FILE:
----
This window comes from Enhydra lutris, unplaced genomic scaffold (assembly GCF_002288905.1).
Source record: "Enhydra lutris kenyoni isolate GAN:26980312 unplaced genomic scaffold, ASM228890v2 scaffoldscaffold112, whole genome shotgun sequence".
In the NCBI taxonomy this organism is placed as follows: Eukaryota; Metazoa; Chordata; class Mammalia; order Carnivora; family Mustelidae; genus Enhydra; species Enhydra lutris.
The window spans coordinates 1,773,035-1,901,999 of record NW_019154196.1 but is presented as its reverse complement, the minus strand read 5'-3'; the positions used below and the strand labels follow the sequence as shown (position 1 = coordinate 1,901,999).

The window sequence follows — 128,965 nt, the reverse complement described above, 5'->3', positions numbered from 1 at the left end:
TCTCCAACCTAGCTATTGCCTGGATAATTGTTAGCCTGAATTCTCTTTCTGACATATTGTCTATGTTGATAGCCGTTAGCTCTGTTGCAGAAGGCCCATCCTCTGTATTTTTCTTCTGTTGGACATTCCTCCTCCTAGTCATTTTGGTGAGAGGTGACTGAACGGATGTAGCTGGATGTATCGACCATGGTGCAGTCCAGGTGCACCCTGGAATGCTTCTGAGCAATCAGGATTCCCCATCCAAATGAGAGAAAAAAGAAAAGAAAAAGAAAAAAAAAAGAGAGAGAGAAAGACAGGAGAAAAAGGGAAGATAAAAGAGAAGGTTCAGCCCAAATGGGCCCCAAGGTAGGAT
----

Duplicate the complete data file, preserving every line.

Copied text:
This window comes from Enhydra lutris, unplaced genomic scaffold (assembly GCF_002288905.1).
Source record: "Enhydra lutris kenyoni isolate GAN:26980312 unplaced genomic scaffold, ASM228890v2 scaffoldscaffold112, whole genome shotgun sequence".
In the NCBI taxonomy this organism is placed as follows: Eukaryota; Metazoa; Chordata; class Mammalia; order Carnivora; family Mustelidae; genus Enhydra; species Enhydra lutris.
The window spans coordinates 1,773,035-1,901,999 of record NW_019154196.1 but is presented as its reverse complement, the minus strand read 5'-3'; the positions used below and the strand labels follow the sequence as shown (position 1 = coordinate 1,901,999).

The window sequence follows — 128,965 nt, the reverse complement described above, 5'->3', positions numbered from 1 at the left end:
TCTCCAACCTAGCTATTGCCTGGATAATTGTTAGCCTGAATTCTCTTTCTGACATATTGTCTATGTTGATAGCCGTTAGCTCTGTTGCAGAAGGCCCATCCTCTGTATTTTTCTTCTGTTGGACATTCCTCCTCCTAGTCATTTTGGTGAGAGGTGACTGAACGGATGTAGCTGGATGTATCGACCATGGTGCAGTCCAGGTGCACCCTGGAATGCTTCTGAGCAATCAGGATTCCCCATCCAAATGAGAGAAAAAAGAAAAGAAAAAGAAAAAAAAAAGAGAGAGAGAAAGACAGGAGAAAAAGGGAAGATAAAAGAGAAGGTTCAGCCCAAATGGGCCCCAAGGTAGGAT